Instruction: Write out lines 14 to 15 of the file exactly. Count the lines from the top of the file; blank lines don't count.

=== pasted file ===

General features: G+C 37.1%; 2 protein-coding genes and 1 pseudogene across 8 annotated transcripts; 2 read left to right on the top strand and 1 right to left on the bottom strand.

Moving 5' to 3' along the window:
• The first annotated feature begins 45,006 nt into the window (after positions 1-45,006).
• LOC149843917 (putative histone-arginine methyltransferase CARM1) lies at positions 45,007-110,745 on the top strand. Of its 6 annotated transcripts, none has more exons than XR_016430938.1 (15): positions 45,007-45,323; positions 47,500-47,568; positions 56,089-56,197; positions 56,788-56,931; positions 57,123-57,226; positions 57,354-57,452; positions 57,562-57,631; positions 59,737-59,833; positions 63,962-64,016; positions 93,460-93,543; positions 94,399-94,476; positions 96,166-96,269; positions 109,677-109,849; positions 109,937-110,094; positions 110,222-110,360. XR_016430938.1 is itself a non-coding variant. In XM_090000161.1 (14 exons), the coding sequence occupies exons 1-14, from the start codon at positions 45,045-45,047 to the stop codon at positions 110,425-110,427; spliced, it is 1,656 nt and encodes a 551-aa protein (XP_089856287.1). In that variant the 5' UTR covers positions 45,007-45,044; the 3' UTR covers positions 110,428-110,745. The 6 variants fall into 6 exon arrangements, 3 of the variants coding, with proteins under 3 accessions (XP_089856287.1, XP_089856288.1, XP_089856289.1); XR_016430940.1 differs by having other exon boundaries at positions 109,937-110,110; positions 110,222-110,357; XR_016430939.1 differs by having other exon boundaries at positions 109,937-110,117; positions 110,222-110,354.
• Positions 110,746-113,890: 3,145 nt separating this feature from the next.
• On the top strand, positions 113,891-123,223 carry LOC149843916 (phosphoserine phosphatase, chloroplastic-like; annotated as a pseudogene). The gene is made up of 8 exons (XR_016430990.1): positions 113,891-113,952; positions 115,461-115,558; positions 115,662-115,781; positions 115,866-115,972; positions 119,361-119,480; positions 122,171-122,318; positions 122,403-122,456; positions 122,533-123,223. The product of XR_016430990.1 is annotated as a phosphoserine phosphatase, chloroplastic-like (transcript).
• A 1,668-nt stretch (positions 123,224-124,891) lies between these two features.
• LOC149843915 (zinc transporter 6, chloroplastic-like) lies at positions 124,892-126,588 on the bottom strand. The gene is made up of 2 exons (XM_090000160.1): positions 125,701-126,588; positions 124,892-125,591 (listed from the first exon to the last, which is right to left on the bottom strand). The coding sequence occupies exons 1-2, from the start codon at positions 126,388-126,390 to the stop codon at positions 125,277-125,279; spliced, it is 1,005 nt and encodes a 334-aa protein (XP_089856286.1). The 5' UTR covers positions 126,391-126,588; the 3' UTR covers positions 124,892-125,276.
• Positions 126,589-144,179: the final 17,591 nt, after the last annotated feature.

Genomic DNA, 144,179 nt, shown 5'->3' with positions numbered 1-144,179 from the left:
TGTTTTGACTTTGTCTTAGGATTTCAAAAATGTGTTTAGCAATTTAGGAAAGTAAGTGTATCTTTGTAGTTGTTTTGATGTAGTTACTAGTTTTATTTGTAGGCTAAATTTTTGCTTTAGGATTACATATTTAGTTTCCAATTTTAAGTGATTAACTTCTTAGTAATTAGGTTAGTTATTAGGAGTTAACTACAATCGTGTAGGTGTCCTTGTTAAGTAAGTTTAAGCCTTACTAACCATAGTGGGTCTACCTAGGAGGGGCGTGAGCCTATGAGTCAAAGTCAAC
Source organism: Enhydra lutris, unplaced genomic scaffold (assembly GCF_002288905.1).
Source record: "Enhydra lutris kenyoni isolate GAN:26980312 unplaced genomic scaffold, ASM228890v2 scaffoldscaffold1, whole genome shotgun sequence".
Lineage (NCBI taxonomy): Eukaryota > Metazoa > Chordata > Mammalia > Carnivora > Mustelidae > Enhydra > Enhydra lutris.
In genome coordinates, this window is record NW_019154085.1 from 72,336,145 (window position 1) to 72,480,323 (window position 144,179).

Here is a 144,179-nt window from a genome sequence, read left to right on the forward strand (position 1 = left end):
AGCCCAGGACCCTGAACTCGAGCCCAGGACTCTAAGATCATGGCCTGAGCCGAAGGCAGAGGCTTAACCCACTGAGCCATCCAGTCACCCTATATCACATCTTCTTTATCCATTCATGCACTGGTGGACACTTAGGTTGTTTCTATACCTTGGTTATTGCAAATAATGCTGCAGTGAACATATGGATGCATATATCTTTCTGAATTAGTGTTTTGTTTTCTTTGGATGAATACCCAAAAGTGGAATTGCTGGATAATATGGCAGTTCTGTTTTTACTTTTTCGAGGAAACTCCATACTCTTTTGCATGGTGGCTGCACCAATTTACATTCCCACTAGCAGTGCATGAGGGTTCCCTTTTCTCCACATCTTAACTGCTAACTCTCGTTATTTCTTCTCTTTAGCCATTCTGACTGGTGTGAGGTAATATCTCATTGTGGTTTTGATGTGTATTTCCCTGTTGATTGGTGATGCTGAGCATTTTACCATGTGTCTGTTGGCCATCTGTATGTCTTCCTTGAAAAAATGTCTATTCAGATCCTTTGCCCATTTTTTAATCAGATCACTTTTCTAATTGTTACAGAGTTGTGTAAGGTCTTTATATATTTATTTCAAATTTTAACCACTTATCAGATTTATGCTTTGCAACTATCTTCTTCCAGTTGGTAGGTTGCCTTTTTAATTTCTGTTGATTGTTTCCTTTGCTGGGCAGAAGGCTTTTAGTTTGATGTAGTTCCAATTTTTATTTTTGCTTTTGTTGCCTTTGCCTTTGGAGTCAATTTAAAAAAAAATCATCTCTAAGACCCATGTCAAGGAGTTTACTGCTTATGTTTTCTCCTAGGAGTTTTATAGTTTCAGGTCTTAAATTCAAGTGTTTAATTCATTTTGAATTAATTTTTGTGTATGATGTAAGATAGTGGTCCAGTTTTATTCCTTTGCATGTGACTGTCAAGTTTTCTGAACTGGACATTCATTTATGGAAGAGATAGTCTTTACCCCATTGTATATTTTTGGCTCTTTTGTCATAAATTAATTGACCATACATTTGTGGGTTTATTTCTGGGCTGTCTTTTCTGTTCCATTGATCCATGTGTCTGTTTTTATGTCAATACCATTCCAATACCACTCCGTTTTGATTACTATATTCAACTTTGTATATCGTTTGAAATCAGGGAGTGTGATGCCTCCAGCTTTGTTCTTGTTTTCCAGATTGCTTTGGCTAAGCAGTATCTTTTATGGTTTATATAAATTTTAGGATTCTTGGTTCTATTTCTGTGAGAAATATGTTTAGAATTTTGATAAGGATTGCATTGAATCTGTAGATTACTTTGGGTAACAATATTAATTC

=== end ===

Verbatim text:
Lineage (NCBI taxonomy): Eukaryota > Metazoa > Chordata > Mammalia > Carnivora > Mustelidae > Enhydra > Enhydra lutris.
In genome coordinates, this window is record NW_019154085.1 from 72,336,145 (window position 1) to 72,480,323 (window position 144,179).